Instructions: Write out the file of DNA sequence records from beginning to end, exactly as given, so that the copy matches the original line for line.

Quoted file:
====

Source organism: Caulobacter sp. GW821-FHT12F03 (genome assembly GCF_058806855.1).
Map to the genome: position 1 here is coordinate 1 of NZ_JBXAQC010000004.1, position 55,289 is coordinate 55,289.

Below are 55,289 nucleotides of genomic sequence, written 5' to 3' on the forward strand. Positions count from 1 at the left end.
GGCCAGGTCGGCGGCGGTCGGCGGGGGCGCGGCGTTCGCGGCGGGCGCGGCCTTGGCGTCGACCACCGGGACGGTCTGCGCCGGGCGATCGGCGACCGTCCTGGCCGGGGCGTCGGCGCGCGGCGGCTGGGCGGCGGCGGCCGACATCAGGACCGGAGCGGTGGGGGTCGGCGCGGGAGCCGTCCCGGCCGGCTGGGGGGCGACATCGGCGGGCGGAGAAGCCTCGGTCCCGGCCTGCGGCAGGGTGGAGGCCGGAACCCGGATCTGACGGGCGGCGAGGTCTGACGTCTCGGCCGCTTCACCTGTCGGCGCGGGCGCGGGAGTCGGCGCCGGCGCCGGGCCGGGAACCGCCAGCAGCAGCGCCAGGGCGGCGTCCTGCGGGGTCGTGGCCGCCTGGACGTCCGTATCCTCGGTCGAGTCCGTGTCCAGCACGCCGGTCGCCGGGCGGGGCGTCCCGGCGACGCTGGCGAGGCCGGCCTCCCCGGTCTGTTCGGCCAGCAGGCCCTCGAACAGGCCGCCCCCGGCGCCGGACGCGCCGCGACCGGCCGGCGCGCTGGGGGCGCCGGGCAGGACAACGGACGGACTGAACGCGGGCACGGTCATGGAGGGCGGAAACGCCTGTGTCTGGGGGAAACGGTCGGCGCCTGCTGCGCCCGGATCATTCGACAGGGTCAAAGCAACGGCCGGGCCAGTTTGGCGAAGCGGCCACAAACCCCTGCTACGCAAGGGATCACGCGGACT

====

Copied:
Source organism: Caulobacter sp. GW821-FHT12F03 (genome assembly GCF_058806855.1).
Map to the genome: position 1 here is coordinate 1 of NZ_JBXAQC010000004.1, position 55,289 is coordinate 55,289.

Below are 55,289 nucleotides of genomic sequence, written 5' to 3' on the forward strand. Positions count from 1 at the left end.
GGCCAGGTCGGCGGCGGTCGGCGGGGGCGCGGCGTTCGCGGCGGGCGCGGCCTTGGCGTCGACCACCGGGACGGTCTGCGCCGGGCGATCGGCGACCGTCCTGGCCGGGGCGTCGGCGCGCGGCGGCTGGGCGGCGGCGGCCGACATCAGGACCGGAGCGGTGGGGGTCGGCGCGGGAGCCGTCCCGGCCGGCTGGGGGGCGACATCGGCGGGCGGAGAAGCCTCGGTCCCGGCCTGCGGCAGGGTGGAGGCCGGAACCCGGATCTGACGGGCGGCGAGGTCTGACGTCTCGGCCGCTTCACCTGTCGGCGCGGGCGCGGGAGTCGGCGCCGGCGCCGGGCCGGGAACCGCCAGCAGCAGCGCCAGGGCGGCGTCCTGCGGGGTCGTGGCCGCCTGGACGTCCGTATCCTCGGTCGAGTCCGTGTCCAGCACGCCGGTCGCCGGGCGGGGCGTCCCGGCGACGCTGGCGAGGCCGGCCTCCCCGGTCTGTTCGGCCAGCAGGCCCTCGAACAGGCCGCCCCCGGCGCCGGACGCGCCGCGACCGGCCGGCGCGCTGGGGGCGCCGGGCAGGACAACGGACGGACTGAACGCGGGCACGGTCATGGAGGGCGGAAACGCCTGTGTCTGGGGGAAACGGTCGGCGCCTGCTGCGCCCGGATCATTCGACAGGGTCAAAGCAACGGCCGGGCCAGTTTGGCGAAGCGGCCACAAACCCCTGCTACGCAAGGGATCACGCGGACT